The word “canzone” means “song” in Italian and first used to refer to a verse form in Italy and France in the medieval period. It is often considered to be a predecessor to the sonnet, but unfortunately, since its peak popularity, it has fallen out of fashion. At the time, writers such as Petrarch and Dante utilized variations. There are a few poets, some of which are contemporary, who have utilized the form. These include W.H. Auden, James Merrill, and Ezra Pound.
Form and Structure
The canzone, sometimes also known as a canzona, is a 16th-17th century Italian verse form that is made up of somewhere between one and seven stanzas, each of which is of a similar length. Usually, there are eight to twenty lines per stanza and 10-11 syllables per line. In some variations of the verse form, the poet makes use of keywords rather than a traditional rhyme scheme. Often times the verse form is compared to a madrigal or a sestina. These keywords, which vary from poem to poem, are crucial to the overall structure and are intimately connected to the larger themes of the work, whatever they may be.
The canzone comes in four different forms or sentiments. The first of these is the “elegiac” canzone which contains elements of an elegy, or lament for the past, or someone deceased. Comic, tragic and romantic are the other three most common ways the canzone is categorized.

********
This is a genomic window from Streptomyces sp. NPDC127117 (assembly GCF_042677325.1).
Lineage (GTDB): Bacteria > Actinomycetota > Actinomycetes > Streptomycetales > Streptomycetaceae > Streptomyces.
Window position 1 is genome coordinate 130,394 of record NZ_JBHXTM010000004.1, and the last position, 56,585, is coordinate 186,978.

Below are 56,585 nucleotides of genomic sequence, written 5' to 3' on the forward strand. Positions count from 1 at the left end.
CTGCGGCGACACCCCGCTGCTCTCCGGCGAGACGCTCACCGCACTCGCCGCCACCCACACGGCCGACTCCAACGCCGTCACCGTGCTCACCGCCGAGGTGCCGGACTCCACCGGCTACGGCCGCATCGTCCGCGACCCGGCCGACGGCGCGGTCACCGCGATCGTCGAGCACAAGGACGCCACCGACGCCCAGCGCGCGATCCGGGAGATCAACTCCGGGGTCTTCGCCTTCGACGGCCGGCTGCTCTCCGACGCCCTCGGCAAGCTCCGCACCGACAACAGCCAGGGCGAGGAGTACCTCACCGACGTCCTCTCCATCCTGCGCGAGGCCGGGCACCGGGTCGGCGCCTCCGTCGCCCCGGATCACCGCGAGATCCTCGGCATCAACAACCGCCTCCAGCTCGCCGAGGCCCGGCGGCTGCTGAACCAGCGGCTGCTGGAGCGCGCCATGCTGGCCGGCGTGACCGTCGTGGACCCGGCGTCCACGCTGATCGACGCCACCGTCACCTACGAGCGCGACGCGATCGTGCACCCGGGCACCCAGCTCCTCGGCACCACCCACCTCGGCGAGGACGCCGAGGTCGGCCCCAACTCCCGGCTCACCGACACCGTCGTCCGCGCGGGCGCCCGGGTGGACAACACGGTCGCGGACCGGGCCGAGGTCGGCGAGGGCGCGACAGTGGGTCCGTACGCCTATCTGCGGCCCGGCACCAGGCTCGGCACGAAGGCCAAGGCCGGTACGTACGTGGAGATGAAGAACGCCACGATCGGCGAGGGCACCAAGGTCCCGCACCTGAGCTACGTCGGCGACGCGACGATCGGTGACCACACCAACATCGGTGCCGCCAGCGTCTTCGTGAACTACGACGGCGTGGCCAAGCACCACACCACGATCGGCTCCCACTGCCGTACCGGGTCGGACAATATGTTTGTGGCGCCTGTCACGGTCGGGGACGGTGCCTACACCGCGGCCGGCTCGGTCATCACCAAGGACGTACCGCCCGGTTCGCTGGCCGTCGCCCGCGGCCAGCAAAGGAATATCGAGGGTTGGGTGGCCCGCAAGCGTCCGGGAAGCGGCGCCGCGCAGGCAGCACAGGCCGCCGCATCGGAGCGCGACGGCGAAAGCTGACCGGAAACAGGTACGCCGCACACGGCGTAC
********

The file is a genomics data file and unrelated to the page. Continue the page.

Example of a Canzone
Let’s take a look at the first stanza from W.H. Auden’s ‘Canzone”.
When shall we learn, what should be clear as day,
We cannot choose what we are free to love?
Although the mouse we banished yesterday
Is an enraged rhinoceros today,
Our value is more threatened than we know:
Shabby objections to our present day
Go snooping round its outskirts; night and day
Faces, orations, battles, bait our will
As questionable forms and noises will;
Whole phyla of resentments every day
Give status to the wild men of the world
Who rule the absent-minded and this world.
‘Canzone’ by W.H. Auden speaks on the complications of human life and emotions, as well as time and death. The poem contains five sets of twelve-line stanzas, and one final five-line stanza, known as a cinquain. From just this small section a reader should be able to pick out the keywords Auden chose to repeat. They are “day”, love”, “know”, “will” and “world”. With just these five words at the end of the lines, a reader can interpret something about the poem’s content before even making it through the first stanza. The poet is going to be speaking on life, love and the world.« Back to Glossary Index